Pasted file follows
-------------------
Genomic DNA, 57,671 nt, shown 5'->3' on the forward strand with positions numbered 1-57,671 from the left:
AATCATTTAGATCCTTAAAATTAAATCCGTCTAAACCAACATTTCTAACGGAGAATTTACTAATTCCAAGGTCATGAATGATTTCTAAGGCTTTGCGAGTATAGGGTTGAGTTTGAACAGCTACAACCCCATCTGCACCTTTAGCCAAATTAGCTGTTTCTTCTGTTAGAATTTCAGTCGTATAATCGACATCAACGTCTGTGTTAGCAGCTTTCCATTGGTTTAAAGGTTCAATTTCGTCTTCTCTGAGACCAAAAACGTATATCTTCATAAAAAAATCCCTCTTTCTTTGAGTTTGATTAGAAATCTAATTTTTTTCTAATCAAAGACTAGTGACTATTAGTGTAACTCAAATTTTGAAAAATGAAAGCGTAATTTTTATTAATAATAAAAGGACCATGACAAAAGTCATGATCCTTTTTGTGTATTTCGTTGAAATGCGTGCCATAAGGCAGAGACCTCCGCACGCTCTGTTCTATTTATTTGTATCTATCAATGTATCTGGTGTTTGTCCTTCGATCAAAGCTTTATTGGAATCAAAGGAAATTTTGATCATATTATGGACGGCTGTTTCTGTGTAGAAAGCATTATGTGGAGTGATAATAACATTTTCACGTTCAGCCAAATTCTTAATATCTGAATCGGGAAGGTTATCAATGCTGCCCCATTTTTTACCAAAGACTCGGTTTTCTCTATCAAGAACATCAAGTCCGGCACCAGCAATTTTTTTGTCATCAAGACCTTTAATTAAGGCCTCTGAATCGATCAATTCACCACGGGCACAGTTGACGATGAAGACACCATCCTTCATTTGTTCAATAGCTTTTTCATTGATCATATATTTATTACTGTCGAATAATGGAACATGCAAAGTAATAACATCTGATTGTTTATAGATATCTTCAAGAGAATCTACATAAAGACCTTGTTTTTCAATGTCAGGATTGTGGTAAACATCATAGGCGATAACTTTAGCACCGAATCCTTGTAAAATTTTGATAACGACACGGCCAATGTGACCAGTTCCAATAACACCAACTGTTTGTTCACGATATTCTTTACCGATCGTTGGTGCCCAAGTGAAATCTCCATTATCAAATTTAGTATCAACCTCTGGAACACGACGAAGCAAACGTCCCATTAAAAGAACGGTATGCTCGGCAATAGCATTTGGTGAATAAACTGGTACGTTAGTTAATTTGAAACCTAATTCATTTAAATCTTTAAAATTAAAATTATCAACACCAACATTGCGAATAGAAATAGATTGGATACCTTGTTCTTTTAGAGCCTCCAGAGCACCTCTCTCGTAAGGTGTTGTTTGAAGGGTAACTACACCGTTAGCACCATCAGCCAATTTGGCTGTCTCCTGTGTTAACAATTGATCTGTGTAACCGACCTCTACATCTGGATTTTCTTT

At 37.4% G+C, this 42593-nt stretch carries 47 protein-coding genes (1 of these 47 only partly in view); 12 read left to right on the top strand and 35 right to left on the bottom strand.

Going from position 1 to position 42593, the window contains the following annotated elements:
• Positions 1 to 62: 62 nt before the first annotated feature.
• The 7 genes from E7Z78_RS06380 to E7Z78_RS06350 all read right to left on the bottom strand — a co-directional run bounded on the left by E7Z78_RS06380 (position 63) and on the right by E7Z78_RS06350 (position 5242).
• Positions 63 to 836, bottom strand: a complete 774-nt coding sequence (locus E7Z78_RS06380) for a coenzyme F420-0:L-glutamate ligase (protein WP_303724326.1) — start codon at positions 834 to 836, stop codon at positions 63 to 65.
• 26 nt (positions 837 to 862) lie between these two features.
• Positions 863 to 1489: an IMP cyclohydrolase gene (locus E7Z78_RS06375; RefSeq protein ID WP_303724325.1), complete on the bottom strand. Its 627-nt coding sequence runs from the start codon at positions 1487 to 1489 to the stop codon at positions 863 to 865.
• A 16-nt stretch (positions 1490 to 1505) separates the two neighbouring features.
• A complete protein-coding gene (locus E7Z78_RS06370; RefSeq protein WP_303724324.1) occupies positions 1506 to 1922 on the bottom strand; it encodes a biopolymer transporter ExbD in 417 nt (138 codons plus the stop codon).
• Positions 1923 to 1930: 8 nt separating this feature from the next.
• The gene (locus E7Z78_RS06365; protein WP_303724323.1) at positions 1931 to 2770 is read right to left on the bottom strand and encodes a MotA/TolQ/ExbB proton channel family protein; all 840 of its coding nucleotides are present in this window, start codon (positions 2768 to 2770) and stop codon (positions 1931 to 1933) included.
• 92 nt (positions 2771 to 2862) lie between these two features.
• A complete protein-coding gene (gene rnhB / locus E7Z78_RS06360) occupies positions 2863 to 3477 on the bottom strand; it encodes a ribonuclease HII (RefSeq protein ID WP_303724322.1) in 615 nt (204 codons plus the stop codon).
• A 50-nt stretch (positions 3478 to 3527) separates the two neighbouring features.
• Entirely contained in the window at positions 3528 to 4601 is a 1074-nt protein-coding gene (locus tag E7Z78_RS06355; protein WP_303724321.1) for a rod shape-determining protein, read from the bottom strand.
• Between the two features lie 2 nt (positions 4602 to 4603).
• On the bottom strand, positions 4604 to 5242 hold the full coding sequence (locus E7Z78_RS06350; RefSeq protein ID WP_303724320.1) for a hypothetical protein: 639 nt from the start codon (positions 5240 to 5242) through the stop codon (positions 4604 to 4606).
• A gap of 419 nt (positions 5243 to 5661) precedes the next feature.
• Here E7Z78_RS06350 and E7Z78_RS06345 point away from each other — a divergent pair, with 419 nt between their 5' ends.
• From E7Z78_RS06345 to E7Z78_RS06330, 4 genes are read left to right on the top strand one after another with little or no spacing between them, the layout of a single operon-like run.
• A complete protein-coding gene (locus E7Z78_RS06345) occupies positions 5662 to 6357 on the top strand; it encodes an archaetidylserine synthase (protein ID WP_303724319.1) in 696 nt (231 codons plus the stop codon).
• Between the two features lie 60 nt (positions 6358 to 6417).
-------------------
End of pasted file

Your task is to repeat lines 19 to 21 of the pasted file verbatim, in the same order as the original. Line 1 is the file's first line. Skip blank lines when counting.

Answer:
• On the bottom strand, positions 4604 to 5242 hold the full coding sequence (locus E7Z78_RS06350; RefSeq protein ID WP_303724320.1) for a hypothetical protein: 639 nt from the start codon (positions 5240 to 5242) through the stop codon (positions 4604 to 4606).
• A gap of 419 nt (positions 5243 to 5661) precedes the next feature.
• Here E7Z78_RS06350 and E7Z78_RS06345 point away from each other — a divergent pair, with 419 nt between their 5' ends.